The massacre in Florida has thrown a spotlight on several issues – attitudes to the LGBT community, the continuing terrorist threat and America’s debate on gun control
The murder of 49 people in an Orlando gay nightclub early on Sunday morning touched just about every social, political and cultural fault line in American society: the LGBT community’s struggles for acceptance; Islamophobia versus a proper sense of vigilance against terrorism; the ready availability of guns in America; the politicisation of religion and the sacralisation of politics; and, last but not least, the prospect of a Donald Trump presidency versus continued doubts about the effectiveness of President Barack Obama’s and former Secretary of State Hillary Clinton’s strategies for fighting Islamist terror.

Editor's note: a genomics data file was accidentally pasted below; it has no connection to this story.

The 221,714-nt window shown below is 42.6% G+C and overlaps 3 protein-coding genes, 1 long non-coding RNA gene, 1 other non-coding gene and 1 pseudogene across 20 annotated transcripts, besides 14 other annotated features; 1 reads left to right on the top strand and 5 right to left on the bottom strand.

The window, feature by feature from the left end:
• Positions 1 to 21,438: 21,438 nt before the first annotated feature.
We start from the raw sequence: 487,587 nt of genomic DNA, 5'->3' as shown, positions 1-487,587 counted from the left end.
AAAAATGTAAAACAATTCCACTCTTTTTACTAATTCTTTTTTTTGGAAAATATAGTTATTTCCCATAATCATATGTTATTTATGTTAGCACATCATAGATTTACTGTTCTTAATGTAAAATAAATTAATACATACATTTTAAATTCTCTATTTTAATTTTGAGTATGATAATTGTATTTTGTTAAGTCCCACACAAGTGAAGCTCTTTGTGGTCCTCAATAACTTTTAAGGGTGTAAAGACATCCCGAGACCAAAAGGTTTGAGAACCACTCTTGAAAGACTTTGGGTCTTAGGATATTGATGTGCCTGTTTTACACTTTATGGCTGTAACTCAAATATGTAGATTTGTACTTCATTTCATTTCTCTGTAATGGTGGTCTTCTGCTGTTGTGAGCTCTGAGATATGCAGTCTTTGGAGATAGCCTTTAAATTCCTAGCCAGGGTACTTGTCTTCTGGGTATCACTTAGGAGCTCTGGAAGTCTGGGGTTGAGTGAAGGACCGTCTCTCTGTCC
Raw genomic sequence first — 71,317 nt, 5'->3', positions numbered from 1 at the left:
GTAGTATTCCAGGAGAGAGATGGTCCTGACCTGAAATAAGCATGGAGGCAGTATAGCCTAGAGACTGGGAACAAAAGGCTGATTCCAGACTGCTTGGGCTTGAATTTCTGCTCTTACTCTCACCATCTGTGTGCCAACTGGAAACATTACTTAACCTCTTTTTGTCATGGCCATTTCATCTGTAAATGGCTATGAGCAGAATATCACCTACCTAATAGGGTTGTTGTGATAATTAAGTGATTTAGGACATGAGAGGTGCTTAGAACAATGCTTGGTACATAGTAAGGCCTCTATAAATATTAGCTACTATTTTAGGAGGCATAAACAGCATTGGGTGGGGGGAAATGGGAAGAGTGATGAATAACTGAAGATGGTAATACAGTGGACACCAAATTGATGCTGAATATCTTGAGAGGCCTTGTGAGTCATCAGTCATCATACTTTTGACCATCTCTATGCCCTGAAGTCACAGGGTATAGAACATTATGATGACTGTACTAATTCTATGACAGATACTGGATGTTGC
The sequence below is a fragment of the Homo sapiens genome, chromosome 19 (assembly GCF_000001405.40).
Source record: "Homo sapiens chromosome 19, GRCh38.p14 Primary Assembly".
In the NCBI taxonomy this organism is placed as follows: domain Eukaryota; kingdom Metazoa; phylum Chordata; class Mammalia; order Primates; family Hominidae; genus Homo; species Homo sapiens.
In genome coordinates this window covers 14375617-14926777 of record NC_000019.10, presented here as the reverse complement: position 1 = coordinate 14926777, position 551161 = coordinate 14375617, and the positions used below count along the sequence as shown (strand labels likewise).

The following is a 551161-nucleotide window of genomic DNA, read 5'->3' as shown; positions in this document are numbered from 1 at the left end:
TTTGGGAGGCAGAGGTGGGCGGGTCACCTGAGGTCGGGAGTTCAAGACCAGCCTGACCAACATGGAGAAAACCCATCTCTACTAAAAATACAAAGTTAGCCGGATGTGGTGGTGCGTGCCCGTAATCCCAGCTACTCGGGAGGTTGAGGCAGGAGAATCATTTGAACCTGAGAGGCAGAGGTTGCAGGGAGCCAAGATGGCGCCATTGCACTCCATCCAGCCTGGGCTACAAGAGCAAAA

Bishop John Noonan of Orlando invited all people to a prayer vigil in the Cathedral of St James on Monday night, and many bishops issued statements or tweets expressing horror at the killings. The most obvious fault line within much of the religious response to the massacre had to do with the fact that the majority of victims were gay men.
In a statement on behalf of the United States Conference of Catholic Bishops (USCCB) which he leads, Archbishop Joseph Kurtz said: “Waking up to the unspeakable violence in Orlando reminds us of how precious human life is. Our prayers are with the victims, their families and all those affected by this terrible act. The merciful love of Christ calls us to solidarity with the suffering and to ever greater resolve in protecting the life and dignity of every person.” Missing was any mention of the fact that so many of the victims were gay.